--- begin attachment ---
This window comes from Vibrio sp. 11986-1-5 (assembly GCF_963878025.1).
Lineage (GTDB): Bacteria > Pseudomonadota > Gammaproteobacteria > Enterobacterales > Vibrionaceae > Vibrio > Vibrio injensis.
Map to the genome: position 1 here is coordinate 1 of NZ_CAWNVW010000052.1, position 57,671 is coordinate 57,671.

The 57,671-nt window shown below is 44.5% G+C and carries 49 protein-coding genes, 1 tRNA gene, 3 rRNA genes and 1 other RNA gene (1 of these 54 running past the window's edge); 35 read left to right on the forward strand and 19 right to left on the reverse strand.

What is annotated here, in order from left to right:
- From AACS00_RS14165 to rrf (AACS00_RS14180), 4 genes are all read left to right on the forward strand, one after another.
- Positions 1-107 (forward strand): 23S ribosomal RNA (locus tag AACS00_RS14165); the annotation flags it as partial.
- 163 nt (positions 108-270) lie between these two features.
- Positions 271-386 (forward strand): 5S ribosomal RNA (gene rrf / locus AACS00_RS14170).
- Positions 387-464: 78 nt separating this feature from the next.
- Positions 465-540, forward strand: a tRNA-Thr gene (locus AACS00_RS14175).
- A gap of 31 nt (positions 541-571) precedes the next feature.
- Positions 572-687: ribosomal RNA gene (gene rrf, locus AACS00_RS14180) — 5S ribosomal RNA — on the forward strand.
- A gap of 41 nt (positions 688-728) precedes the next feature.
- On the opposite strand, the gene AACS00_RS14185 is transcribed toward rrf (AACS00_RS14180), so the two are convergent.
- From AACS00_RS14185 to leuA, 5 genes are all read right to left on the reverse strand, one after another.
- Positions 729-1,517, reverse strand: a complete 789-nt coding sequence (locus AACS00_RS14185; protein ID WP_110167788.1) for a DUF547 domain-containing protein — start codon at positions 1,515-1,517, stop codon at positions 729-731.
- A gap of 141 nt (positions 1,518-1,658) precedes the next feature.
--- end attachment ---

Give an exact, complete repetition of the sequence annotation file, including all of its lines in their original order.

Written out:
This window comes from Vibrio sp. 11986-1-5 (assembly GCF_963878025.1).
Lineage (GTDB): Bacteria > Pseudomonadota > Gammaproteobacteria > Enterobacterales > Vibrionaceae > Vibrio > Vibrio injensis.
Map to the genome: position 1 here is coordinate 1 of NZ_CAWNVW010000052.1, position 57,671 is coordinate 57,671.

The 57,671-nt window shown below is 44.5% G+C and carries 49 protein-coding genes, 1 tRNA gene, 3 rRNA genes and 1 other RNA gene (1 of these 54 running past the window's edge); 35 read left to right on the forward strand and 19 right to left on the reverse strand.

What is annotated here, in order from left to right:
- From AACS00_RS14165 to rrf (AACS00_RS14180), 4 genes are all read left to right on the forward strand, one after another.
- Positions 1-107 (forward strand): 23S ribosomal RNA (locus tag AACS00_RS14165); the annotation flags it as partial.
- 163 nt (positions 108-270) lie between these two features.
- Positions 271-386 (forward strand): 5S ribosomal RNA (gene rrf / locus AACS00_RS14170).
- Positions 387-464: 78 nt separating this feature from the next.
- Positions 465-540, forward strand: a tRNA-Thr gene (locus AACS00_RS14175).
- A gap of 31 nt (positions 541-571) precedes the next feature.
- Positions 572-687: ribosomal RNA gene (gene rrf, locus AACS00_RS14180) — 5S ribosomal RNA — on the forward strand.
- A gap of 41 nt (positions 688-728) precedes the next feature.
- On the opposite strand, the gene AACS00_RS14185 is transcribed toward rrf (AACS00_RS14180), so the two are convergent.
- From AACS00_RS14185 to leuA, 5 genes are all read right to left on the reverse strand, one after another.
- Positions 729-1,517, reverse strand: a complete 789-nt coding sequence (locus AACS00_RS14185; protein ID WP_110167788.1) for a DUF547 domain-containing protein — start codon at positions 1,515-1,517, stop codon at positions 729-731.
- A gap of 141 nt (positions 1,518-1,658) precedes the next feature.